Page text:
Living off the land

It's amazing what can be foraged if you know where to go

Fergus Drennan is a professional forager. He lives in Whitstable, Kent, and spends his time scouring hedgerows, estuaries and fields for things to eat. He calls himself a vegetarian - though he does occasionally eat meat, so long as it is meat he has come across himself. In other words, he eats roadkill. Drennan has salvaged foxes, owls, badgers and squirrels (among other things) from roadsides. Foxes and squirrels are tasty, he says, though he has reservations about owls and badgers (which tend to taste "urinal"). But mostly he concentrates his efforts on plants, mushrooms and seaweed.

This past week, I spent a day foraging with Drennan. We started off in Canterbury. He led the group - there were four of us - to a small area of scrubland next to the train station and started plucking leaves from various unpromising-looking weeds. He kept up a running commentary as he went: "This one is delicious in salads, although it's pretty bitter; this one is good stewed with meat." At one point he uncovered some eye-wateringly bitter rocket (urban areas are full of it, apparently).

Next we headed for a small river - the Stour - where Drennan fashioned rods from the stalks of Japanese knotweed. These he baited with mackerel given to him by a fishmonger. None of us caught any fish, or had so much as a bite (we were after pike). In fact, some of us had trouble getting our bait in the river. I failed to clear the tall knotweed stalks on the bank, and another member of our group lodged his mackerel, spectacularly, in a tree on the far side. Drennan shrugged. "I wasn't really expecting anyone to catch anything," he said.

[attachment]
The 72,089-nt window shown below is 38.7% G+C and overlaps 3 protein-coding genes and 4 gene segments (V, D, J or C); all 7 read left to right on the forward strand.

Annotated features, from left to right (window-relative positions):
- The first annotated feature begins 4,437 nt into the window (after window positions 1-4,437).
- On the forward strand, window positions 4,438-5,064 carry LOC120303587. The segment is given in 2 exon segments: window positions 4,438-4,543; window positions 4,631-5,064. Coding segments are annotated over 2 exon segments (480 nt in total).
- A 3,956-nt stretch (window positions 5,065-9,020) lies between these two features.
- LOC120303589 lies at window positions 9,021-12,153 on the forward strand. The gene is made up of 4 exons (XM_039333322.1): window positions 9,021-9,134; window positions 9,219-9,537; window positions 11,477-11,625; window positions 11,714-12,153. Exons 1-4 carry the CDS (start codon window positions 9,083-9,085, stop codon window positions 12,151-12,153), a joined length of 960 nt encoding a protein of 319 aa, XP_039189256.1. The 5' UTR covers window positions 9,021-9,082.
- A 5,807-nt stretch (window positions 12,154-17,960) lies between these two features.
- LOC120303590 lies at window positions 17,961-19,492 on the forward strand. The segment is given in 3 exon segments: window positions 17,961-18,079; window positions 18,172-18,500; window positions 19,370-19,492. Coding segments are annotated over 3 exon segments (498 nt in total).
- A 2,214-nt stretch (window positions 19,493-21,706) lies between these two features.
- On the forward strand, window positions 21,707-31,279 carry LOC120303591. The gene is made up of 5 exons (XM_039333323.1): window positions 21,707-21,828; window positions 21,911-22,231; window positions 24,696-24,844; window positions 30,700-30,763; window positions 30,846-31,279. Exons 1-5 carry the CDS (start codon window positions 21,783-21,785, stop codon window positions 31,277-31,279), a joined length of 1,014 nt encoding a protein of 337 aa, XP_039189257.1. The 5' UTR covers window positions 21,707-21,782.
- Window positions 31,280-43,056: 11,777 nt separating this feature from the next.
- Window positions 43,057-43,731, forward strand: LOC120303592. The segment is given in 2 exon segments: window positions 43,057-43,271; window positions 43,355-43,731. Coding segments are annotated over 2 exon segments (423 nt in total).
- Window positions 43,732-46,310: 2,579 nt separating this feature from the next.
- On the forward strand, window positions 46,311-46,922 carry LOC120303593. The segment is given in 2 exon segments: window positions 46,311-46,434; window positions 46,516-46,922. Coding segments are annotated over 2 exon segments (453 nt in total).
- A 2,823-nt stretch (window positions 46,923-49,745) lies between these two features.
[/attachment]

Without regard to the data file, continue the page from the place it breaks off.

We climbed into the car and headed for the coast. This time our target was less elusive: wild cherries, which in coastal areas grow plentifully at this time of year. Smaller and less sweet than the cultivated variety, they are none the less delicious, and it was hard to resist popping them straight in my mouth. Once we'd filled a couple of baskets, Drennan produced bottles partly filled with gin and sugar. We pricked the cherries with pins and stuffed them into the bottles. The gin, our guide explained, was a going-home present: it would be ready to drink in two or three months.

What did we spend the rest of the day doing? We looked on the sides of dead trees for Jew's Ear mushrooms (which really do look like ears). We picked marsh samphire from an estuary. We stopped by the side of a dual carriageway to pick more cherries; while there, we stripped a walnut tree of its nuts. We stopped off at Drennan's sister's house for a lunch of nettle and dulse seaweed soup and chickweed and sea purslane quiche. We returned for dinner, for which Drennan grilled some mackerel that we ate with wild cherry sauce and samphire.

It was a day of unbroken fun. How could it have been otherwise? The good news is that Drennan runs courses. For details, log on to www.wildmanwildfood.com